Eighty years ago, the Fourth International was founded, inspired by the ideas of Leon Trotsky. The tool created in the aftermath of October 1917, the Third (Communist) International, had been transformed into a branch of of the diplomacy of the Soviet Union, purged the national parties, and ended in Germany in a defeat without a fight to Nazism.
On the 19th of December 2016 Russian president Vladimir Putin signed the bill on celebration of the anniversary of The Great Russian revolution (1917-1922) on the state level. '1917' remains an important date for Russian history and the centenary is marked by a wide range of publications and discussions on this question. In addition to the the state-organized activities and discourse, there exists grass-roots discussions on the meaning of October 1917.
The stalinisation of the Soviet-Union was a counter-revolution within the revolution, and had disastrous consequences both for the SU and for the world revolution. But it neither ended October's revolutionary impact in the world, nor the process of Permanent Revolution – in spite of the attempt to submit the communist movement to "socialism in one country" and the "soviet model".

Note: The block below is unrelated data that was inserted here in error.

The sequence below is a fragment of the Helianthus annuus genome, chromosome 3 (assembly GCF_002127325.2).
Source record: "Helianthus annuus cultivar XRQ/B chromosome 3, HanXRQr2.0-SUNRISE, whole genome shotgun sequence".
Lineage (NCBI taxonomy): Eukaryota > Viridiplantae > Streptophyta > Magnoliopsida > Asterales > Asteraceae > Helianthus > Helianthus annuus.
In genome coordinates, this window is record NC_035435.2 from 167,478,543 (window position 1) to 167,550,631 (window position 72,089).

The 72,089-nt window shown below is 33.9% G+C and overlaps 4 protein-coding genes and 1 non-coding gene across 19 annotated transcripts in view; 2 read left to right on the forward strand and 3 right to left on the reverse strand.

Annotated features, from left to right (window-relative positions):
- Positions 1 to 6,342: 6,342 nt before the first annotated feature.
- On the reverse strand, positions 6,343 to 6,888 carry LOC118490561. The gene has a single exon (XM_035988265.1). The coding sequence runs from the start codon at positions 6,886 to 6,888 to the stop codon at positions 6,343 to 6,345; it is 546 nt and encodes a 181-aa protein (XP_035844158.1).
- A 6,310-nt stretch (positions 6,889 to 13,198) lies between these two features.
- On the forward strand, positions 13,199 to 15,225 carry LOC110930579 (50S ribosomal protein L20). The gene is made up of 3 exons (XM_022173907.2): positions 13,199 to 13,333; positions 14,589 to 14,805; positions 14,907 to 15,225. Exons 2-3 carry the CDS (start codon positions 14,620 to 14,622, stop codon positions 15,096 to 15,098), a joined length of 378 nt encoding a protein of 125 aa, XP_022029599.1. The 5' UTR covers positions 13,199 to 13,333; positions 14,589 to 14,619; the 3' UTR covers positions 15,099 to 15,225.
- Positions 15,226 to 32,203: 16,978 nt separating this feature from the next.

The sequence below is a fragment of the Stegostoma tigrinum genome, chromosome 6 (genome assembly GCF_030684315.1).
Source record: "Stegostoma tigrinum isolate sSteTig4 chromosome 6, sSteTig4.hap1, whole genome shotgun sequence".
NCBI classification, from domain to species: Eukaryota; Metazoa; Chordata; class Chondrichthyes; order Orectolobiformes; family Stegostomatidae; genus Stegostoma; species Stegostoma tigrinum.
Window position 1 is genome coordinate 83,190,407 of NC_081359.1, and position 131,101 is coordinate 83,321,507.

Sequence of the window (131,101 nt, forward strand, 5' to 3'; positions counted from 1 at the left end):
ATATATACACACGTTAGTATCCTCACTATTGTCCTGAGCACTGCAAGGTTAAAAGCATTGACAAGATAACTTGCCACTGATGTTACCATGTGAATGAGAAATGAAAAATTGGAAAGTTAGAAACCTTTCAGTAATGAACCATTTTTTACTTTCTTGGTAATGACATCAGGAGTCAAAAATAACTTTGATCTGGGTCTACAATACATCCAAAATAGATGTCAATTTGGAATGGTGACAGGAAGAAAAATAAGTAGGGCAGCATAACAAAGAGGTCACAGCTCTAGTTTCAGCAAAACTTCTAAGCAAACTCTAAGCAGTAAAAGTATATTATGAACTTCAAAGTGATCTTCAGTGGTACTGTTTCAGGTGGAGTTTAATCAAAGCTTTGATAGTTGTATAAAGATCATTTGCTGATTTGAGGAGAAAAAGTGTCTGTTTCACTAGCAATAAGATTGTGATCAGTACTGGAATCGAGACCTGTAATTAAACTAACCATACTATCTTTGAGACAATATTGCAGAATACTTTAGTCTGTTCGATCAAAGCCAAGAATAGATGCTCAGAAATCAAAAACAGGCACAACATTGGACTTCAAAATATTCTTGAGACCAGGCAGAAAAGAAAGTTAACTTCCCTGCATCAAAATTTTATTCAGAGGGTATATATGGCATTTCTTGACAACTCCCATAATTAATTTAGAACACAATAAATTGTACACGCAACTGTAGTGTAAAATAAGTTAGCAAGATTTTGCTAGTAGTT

The first decade of the October Revolution yielded a wealth of thinking and activism on sexual politics, notably Kollontai's insights into what we today call polyamory and gendered desire. Yet Bolshevik sexual politics suffered from a failure to support self-organization of the sexually oppressed, a more-than-semantic rejection of feminism, and uncritical reliance on science. Today, despite a recent renewal interest in Marxism in queer studies, the weakness of working-class organizations fuels ambivalence about Marxism's political and theoretical implications.
A key element in determining the Russian Revolution of 1917was the so-called “vanguard party” represented by the Bolsheviks led by Lenin. Equating 'Bolshevism' with Lenin, however, obscures more than it illuminates. More useful is an examination that reveals a convergence of complexities within the realms of party structures, personalities, and political outlooks. This highlights tensions between the organizational structures and cohesion of Bolshevism and the actual mass struggles and movements culminating in revolution.
On the occasion of the centenary of the Russian Revolution and the publication of our book 'October 1917. Workers in Power', the IIRE is organizing a day of presentations and discussion. The speakers will discuss different aspects of the revolution and its current impact.
Facebook event of the day.